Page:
Yard and Garden: Melons



Gardeners selecting and planting warm-season crops may include hills of watermelon and muskmelon along with rows of produce. Iowa State University Extension and Outreach horticulture specialists offer planting tips and describe muskmelon and watermelon variety choices for Iowa. Home gardeners with additional questions can contact the experts by calling or emailing the ISU Extension and Outreach horticulture hotline at 515-294-3108 or hortline@iastate.edu.

What are the planting site requirements for muskmelon and watermelon?

Melons are relatively easy to grow. Their basic requirements are full sun and a fertile, well-drained soil. The planting site should receive at least six hours of direct sun each day. Heavy, poorly drained soils can often be improved by incorporating organic matter, such as compost or well-rotted manure, into the soil.

When should I plant muskmelon and watermelon seeds? 

Muskmelon and watermelon are warm-season crops. Plant melons after the danger of frost is past and soil temperatures have warmed to 60 to 70 degrees Fahrenheit. Melons can be planted in mid-May in central Iowa. Gardeners in southern Iowa can plant about one week earlier. Plant one week later in northern areas of the state. The last practical date to sow early maturing muskmelon and watermelon varieties is June 20. 

What are some good muskmelon and watermelon varieties for Iowa? 

Suggested muskmelon varieties for Iowa include ‘Earlisweet’ (early maturing, 2 to 3 lb. fruit), ‘Eclipse’ (round 6 to 8 lb. fruit), ‘Athena’ (oval 4 to 6 lb. fruit), ‘Aphrodite’ (oval 6 to 9 lb. fruit), ‘Superstar’ (oval 6 to 8 lb. fruit ), ‘Ambrosia’ (round 4 to 5 lb. fruit), ‘Hale’s Best’ (oval 4 to 5 lb. fruit, heirloom), ‘Earlidew’ (honeydew type, pale green flesh) and ‘Passport’ (hybrid melon, green flesh).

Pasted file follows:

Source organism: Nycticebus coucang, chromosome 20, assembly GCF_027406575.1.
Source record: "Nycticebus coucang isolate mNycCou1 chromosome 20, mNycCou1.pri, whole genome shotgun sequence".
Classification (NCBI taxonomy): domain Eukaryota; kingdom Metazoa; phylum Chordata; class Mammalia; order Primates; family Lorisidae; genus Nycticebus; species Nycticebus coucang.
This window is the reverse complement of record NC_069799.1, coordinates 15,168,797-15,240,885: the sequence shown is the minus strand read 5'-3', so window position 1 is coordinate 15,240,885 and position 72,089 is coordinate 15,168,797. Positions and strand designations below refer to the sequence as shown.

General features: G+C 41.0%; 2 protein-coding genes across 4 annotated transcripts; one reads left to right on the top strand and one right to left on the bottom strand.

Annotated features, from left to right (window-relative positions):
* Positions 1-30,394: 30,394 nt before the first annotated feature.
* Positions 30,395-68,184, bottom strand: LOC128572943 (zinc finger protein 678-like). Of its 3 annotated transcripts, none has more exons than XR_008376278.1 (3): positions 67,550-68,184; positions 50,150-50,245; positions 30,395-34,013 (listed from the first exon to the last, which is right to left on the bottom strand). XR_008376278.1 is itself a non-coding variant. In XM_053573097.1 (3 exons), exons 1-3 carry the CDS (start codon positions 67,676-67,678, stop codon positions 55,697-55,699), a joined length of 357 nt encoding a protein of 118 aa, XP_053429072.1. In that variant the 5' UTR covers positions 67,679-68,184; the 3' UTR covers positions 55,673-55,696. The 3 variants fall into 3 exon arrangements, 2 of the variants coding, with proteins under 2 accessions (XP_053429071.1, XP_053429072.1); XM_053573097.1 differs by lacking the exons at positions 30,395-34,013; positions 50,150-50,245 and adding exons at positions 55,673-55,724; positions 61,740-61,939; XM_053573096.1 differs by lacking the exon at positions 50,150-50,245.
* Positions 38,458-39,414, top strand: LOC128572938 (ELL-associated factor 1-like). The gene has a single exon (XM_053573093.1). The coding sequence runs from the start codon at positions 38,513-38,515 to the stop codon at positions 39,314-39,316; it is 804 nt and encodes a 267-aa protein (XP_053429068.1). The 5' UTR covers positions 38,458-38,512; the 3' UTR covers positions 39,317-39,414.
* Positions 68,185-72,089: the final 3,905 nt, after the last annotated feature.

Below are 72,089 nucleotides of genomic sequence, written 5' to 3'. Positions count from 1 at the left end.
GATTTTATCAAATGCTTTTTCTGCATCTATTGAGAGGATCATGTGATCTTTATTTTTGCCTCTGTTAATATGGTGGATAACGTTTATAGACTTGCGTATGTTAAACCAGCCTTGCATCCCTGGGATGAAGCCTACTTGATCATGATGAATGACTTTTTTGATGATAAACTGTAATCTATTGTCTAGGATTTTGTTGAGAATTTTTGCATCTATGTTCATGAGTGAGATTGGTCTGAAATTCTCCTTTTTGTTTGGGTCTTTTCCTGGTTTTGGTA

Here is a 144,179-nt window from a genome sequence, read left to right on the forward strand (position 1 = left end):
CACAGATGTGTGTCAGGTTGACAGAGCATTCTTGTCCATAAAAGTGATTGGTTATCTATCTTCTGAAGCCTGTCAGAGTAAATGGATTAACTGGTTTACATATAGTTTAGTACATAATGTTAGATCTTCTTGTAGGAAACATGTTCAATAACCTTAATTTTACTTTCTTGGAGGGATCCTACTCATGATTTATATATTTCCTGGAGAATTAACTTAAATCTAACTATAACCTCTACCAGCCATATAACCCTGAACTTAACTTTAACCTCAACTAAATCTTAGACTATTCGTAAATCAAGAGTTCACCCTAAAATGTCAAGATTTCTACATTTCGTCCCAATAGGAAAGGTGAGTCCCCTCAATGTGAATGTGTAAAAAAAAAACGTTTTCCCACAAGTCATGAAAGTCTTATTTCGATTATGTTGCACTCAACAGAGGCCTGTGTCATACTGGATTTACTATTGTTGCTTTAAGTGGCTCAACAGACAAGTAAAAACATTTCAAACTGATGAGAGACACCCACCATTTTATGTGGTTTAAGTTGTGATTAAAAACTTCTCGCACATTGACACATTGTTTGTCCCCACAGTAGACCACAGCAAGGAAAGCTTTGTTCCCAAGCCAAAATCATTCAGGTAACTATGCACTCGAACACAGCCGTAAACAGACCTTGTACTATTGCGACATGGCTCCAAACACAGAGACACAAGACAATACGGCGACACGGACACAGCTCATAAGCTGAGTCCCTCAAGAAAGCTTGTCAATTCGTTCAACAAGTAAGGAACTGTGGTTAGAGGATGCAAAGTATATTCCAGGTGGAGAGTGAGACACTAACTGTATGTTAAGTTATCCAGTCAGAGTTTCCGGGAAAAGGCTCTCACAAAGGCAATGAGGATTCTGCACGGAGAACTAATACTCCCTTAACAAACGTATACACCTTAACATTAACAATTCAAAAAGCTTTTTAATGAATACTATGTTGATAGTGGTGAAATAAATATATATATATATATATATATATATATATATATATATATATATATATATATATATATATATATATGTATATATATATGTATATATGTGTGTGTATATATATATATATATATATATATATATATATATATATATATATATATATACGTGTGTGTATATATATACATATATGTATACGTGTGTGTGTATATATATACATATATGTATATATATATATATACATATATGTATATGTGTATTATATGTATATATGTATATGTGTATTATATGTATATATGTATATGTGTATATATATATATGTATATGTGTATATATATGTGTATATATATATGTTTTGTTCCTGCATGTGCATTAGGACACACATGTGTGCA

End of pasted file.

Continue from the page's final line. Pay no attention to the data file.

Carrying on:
Excellent watermelon varieties include ‘Crimson Sweet’ (red-fleshed, seeded, blocky round fruit, 20 to 30 lb.), ‘Royal Sweet’ (red-fleshed, seeded, blocky oval fruit, 20 to 25 lb.), ‘Sangria’ (red-fleshed, seeded, blocky oval fruit, 20 to 26 lb.), ‘Crunchy Red’ (red-fleshed, seedless, round to oval fruit, 15 to 18 lb.), ‘Gypsy’ (red-fleshed, seedless, round fruit, 13 to 17 lb.), ‘Millionaire’ (red-fleshed, seedless, oblong fruit, 13 to 20 lb.), ‘Sweet Beauty’ (red-fleshed, seeded, oblong icebox-size fruit, 5 to 7 lb.), ‘Yellow Baby’ (yellow-fleshed, seeded, round fruit, 9 to 12 lb.), and ‘Amarillo’ (yellow-fleshed, seedless, round fruit, 12 to 14 lb.).

A seeded variety (pollenizer) must be planted with seedless watermelon varieties for proper pollination. Pollinator seeds are often included in seedless watermelon seed packets.

What is the proper way to plant muskmelon and watermelon in the home garden? 

Muskmelon and watermelon are usually planted in hills. Plant four or five seeds per hill at a depth of 1 inch. Later, remove all but two or three healthy, well-spaced plants per hill when seedlings have one or two true leaves.

Hills of muskmelon should be spaced 3 to 5 feet apart with 5 to 7 feet between rows.  Watermelon hills and rows should be spaced 6 to 8 feet apart. If garden space is limited, bush-type varieties of muskmelon and watermelon are available. 

What cultural practices will give me an earlier melon crop? 

To obtain an earlier crop, start melon transplants indoors. Sow seeds indoors three to four weeks before the anticipated outdoor planting date. Plantable containers, such as peat pots, work best as both plant and container are transplanted directly into the garden, resulting in little damage to the transplant’s root system. Sow three or four seeds per container, later remove all but two seedlings. Transplant outdoors when plants have one or two true leaves. Harden the plants outdoors for a few days prior to planting to lessen transplant stress. Initially place the transplants in a shady, protected location and then gradually expose the plants to longer periods of direct sun.

Black plastic mulch can also be used to obtain an earlier melon crop. Black plastic promotes spring growth by warming the soil. The plastic mulch also helps to conserve soil moisture and control weeds. Lay the black plastic over moist soil on a calm day. Anchor the edges of the plastic mulch by making furrows 2 or 3 inches deep, placing the edges in the furrows, then covering with soil. To plant, cut holes in the plastic with a sharp knife or bulb planter. The holes should be in the center of the plastic film and just large enough to plant the seeds or transplants.  

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Comments

Not sure we can grow muskmelon here in Utah where I live (as I have never heard of it) but we do grow watermelon here and I can't wait for it to come on this year.